♦ Algernon 0[credit]

Memory: 1 • Strength: -
Influence: 5

When your turn begins, you may pay 2[credit] to gain [click]. If you do, trash Algernon when your turn ends if you did not make a successful run this turn.

"When we're together, I feel like I can do anything!"
Illustrated by Lili Ibrahim
Decklists with this card

Reign and Reverie (rar)

#22 • English
Startup Card Pool
Standard Card Pool
Standard Ban List (show history)
  • Updated 2022-05-27

    ANCUR UFAQ 24 [Michael Boggs]

    If the Runner uses Algernon to gain , but then uses Dr. Lovegood to blank Algernon, is it still trashed at the end of the turn if the Runner doesn't make a successful run?

    Yes. Once triggered, Algernon's ability exists independently of the source card, so the second part of its ability will still trigger when the turn ends.

    Audited by NISEI Rules (2022.05).


[H0tl1ne here, with another flavor review.]

The title and the card art are both a pretty clear reference to a short story by Daniel Keyes, titled Flowers for Algernon.

The story describes Charlie, a mentally challenged thirty-seven years old, working as a janitor in a plastic box factory, who undergoes a miraculous medical treatment which, over the course of several months, increases his mental capabilities significantly, to the point of fluently operating several foreign languages and conducting medical research by himself.

Algernon from the title is a lab mouse the treatment was first tested on. As a part of the experiment, both Charlie and Algernon take part in solving maze riddles. Earlier in the story, Algernon easily bests Charlie and the man grows to resent the mouse, but as the treatment progresses, Charles manages to solve the maze faster than the rodent does. He ends up loving and caring for little Algernon.

In time, however, the effects of the treatment eventually reverse, first observed with the mouse's erratic behavior, loss of motor function and, finally, death due to severe neurodegeneration. Charlie accurately percieves it as a grim prediction of what is going to happen to him. The depression takes him over when, despite his efforts to resist the change, he forgets everything he has learned since the beginning of the treatment. The story ends with his wish that somebody leaves flowers on Algernon's grave in the backyard when he's gone.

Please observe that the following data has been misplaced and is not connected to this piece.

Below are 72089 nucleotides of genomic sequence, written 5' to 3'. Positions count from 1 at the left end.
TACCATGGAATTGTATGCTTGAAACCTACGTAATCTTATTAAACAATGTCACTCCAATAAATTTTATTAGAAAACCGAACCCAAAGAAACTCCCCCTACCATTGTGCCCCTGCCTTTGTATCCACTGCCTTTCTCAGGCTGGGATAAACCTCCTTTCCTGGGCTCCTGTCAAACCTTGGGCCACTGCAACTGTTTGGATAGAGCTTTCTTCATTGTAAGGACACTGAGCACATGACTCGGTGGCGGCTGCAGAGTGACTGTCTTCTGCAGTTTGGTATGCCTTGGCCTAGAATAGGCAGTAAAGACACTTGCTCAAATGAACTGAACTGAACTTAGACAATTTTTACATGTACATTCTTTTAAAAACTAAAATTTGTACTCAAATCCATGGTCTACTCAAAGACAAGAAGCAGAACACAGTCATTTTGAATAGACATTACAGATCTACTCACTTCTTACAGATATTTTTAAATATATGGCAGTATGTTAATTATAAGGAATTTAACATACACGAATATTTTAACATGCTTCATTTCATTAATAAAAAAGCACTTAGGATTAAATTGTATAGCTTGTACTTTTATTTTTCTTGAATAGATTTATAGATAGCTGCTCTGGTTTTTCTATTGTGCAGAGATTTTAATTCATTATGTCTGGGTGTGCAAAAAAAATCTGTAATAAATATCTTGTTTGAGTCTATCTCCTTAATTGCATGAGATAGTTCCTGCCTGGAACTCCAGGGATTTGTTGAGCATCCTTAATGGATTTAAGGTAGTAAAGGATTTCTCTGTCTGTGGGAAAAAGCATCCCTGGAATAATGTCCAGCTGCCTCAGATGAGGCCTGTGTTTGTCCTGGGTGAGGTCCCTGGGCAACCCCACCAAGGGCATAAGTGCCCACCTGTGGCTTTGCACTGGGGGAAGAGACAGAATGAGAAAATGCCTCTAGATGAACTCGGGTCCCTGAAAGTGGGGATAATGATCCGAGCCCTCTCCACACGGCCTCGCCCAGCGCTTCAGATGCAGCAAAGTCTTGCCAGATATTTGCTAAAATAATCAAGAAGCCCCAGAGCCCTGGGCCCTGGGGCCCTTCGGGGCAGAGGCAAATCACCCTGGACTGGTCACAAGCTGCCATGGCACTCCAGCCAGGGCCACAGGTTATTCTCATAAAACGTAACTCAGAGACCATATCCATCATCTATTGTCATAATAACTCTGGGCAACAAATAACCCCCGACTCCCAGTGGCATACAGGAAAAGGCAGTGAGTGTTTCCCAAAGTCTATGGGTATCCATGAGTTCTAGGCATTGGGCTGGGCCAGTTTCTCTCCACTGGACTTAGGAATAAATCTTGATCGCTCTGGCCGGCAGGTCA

It's a very touching story, and a pretty accurate description of retrogenesis, an occurrence common with people suffering from Alzheimer's disease (the fresh skills and knowledge are the first to vanish from mind - the degeneration of the brain is just like its development in prenatal state, only as if seen in reverse). Seeing it referenced by a card in my favourite game was like a sudden kick in the feels.

The reference itself is pretty elegant - having Algernon on board lets you ramp up fast with more clicks per turn, even overcoming the very flaws you were born with. That is, to a point where it ultimately fails, trashes and plunges you back into the dark state you were trying so hard to get out of.

Flavor aside, it seems like an interesting piece, if only to be found exclusively in Adam (five influence cost should be enough to discourage combo artists trying to replace the now-banned Hyperdriver). You have to pay for your additional clicks, and when you do, you better make sure you can make the cut - or else you will come to a grinding halt. High risk, high reward, a strong effect that can tip the balance in your favor for as long as you can ride the wave.

I wish every card in this last expansion we ever get had a flavor this excellent. But then, Sportsmetal: Go Big or Go Home is somehow found in the same box, along with a few other baseball-themed pieces. How would these relate to the cyber struggles we so enjoy having? Hell if I know.

(Reign and Reverie era)
Well done! —
I really enjoy your flavour reviews, H0tl1ne! They're always a great balance of informative and entertaining (^^). Please keep it up! —

Turning a click into $2 is extremely strong (Magnum Opus). Turning $2 into a click with Algernon is economically questionable. Getting a click from Algernon only makes sense if you have some special plan in mind (like Deep Dive) or possibly with Multithreaders.

Algernon isn't a great fit for Adam deckbuilding. As Adam you're giving up a lot of deck flexibility for early pressure (Logic Bomb / Find the Truth / Neutralize All Threats). If you're NOT getting a tremendous amount of value out of starting with your directives in play, there are so many identities where you don't have to spend 90%+ of your influence on 1x breakers and basic econ cards*. Algernon asks you to play Adam for a long game but your card pool doesn't really make that feasible. It also fights for MU with the side programs you're probably running (2-3 Rezekis, maybe a Multithreader, and possibly a RNG Key).

*At last Worlds, usually ~10 influence on icebreakers and ~15 influence on basic economy and like maybe a Turning Wheel or Political Operative or something.

(Midnight Sun Booster Pack era)